As the battle between supporters of the caucus system and direct primaries rages on, Salt Lake County Mayor Ben McAdams sent out an email to Democrats Thursday evening backing a change to direct primaries.
Utah is the only state in the nation without any alternative route to a primary ballot outside of victory in a convention. As a result—when it comes to candidate selection—the role of the average voter is limited to voting once every 2 years on a caucus night that he or she might not be able to attend for any number of legitimate reasons. Today, I call on my fellow Democrats to change from that arcane system to one that is more inclusive, more democratic and one that throws open the door to greater participation by our citizens. I urge you to replace the caucus system with an open primary. -email from Salt Lake County Mayor Ben McAdams to Democrats
Earlier this year at the State Republican Convention, Republican delegates voted down a proposal to change their voting system to open primaries, preferring to keep the current caucus system which allows candidates to skip a primary battle if they receive at least 60 percent of the delegate vote at convention.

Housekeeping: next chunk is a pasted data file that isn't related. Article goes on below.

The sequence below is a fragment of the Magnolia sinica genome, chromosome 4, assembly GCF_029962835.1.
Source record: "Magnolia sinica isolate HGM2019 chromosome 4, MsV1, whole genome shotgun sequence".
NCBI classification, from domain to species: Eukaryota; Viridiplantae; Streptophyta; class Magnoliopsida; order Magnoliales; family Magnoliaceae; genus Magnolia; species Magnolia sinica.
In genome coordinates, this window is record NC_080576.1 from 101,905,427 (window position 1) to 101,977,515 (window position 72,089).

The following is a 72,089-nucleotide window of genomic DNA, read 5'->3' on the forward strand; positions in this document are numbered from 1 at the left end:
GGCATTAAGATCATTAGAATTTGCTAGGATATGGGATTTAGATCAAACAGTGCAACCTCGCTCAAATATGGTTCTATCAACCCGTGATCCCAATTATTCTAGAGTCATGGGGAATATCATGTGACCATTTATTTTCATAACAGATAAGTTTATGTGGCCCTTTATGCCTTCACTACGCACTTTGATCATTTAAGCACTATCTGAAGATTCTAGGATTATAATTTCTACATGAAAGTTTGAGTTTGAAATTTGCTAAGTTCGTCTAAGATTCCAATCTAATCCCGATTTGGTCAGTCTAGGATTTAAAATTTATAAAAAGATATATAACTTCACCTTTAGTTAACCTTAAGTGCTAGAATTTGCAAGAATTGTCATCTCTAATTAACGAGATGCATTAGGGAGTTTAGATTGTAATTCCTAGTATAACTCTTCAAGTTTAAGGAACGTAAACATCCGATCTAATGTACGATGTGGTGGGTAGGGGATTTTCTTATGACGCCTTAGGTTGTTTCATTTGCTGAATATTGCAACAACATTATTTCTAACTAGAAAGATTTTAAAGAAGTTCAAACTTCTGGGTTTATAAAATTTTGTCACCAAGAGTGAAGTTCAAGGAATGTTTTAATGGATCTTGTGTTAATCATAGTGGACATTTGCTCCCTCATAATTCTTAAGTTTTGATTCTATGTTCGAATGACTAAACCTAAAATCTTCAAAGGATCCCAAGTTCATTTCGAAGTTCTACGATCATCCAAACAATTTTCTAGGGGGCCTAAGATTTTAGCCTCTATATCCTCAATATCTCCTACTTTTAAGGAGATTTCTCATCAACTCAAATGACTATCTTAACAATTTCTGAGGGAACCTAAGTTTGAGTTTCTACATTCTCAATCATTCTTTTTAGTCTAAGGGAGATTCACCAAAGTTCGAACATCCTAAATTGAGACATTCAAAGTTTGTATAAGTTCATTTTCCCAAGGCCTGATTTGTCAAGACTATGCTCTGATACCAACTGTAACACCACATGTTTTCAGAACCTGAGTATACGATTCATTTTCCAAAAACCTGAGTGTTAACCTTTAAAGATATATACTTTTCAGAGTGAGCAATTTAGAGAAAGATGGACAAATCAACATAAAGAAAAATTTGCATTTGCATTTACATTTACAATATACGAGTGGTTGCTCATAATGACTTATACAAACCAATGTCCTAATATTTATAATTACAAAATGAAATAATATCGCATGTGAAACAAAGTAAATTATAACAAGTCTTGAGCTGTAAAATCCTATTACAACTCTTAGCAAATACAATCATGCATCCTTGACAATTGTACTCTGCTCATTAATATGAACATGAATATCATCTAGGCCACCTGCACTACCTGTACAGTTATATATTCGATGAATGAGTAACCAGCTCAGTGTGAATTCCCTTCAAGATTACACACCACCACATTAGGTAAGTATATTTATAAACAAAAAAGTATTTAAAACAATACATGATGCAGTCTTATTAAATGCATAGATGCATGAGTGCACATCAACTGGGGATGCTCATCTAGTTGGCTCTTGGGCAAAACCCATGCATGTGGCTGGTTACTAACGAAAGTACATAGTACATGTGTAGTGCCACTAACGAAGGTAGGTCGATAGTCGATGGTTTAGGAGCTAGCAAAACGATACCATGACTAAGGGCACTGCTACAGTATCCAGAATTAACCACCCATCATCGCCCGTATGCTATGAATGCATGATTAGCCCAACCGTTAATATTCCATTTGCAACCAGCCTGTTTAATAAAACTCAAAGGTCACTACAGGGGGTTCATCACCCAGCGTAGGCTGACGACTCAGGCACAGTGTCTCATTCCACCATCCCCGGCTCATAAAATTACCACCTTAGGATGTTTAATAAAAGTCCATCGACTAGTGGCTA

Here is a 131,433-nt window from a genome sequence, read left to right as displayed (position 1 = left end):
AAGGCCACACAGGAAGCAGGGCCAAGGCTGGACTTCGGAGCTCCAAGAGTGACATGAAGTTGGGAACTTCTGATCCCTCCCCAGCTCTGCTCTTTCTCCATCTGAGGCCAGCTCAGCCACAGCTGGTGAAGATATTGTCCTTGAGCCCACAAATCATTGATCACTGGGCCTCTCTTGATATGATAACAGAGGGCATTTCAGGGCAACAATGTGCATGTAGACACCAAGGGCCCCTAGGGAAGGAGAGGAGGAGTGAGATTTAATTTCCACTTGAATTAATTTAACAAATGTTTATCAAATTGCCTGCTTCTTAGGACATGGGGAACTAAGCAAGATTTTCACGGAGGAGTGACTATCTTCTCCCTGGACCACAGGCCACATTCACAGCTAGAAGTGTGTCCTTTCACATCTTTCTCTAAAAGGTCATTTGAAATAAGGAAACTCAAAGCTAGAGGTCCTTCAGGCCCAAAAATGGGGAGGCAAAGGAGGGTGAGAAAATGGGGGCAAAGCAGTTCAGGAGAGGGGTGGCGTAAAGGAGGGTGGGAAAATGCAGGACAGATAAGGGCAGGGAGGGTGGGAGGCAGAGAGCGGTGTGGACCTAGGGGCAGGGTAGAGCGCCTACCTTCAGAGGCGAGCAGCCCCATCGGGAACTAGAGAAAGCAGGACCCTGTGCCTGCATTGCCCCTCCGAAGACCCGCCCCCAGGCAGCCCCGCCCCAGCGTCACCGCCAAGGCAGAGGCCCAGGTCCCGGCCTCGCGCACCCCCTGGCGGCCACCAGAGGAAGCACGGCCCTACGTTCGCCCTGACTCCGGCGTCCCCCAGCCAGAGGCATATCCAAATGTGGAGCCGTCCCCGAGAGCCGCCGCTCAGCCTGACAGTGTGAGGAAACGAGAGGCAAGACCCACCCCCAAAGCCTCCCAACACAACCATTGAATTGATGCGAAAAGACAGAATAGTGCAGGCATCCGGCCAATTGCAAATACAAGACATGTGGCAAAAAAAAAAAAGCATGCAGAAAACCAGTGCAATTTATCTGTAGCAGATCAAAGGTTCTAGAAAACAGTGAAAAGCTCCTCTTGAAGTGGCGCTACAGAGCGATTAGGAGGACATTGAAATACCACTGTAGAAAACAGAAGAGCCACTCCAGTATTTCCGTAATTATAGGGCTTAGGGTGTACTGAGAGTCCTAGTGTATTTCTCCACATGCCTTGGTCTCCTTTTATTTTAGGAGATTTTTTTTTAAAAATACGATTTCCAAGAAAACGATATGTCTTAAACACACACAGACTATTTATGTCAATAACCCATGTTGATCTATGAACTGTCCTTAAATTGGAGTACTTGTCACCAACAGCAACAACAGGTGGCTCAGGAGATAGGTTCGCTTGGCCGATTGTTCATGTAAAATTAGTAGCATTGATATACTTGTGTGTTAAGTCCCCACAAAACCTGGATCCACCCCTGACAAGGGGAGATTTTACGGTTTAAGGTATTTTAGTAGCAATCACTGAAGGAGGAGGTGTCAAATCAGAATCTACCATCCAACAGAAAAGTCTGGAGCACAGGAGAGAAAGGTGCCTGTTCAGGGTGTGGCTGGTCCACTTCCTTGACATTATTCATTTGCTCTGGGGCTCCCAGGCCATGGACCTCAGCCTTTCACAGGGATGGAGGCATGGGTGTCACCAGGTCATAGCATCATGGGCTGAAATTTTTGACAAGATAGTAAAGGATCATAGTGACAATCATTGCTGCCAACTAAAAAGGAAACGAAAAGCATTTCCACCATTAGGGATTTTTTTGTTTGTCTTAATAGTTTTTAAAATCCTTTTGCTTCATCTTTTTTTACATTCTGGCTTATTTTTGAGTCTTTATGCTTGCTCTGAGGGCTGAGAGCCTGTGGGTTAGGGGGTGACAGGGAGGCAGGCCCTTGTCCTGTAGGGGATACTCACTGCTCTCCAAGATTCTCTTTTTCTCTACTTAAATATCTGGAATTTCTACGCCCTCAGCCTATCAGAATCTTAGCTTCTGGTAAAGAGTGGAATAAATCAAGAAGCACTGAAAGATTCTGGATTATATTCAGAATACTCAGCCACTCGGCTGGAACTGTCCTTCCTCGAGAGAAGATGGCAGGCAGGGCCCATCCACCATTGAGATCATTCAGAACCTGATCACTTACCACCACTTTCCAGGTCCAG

The more establishment contingent of the Republican party was in favor of moving to direct primaries, where any member of a party who files to run for an office will automatically face each other in a primary vote by the public—rather than the delegates. However, the majority of Republican delegates opposed the idea, saying that it would have stripped their power to knock off long-time incumbents—such as when tea party challenger Mike Lee successfully beat 18-year Senator Bob Bennett.
The Democrats will ask the same question of their delegates at the State Democratic Convention on Saturday. So far, delegates have seemed to be split fairly evenly on which direction they’ll go with.
McAdams himself narrowly won at the 2012 Salt Lake County Democratic Convention, beating former Senator Ross Romero by 61.5 percent in the second round of voting.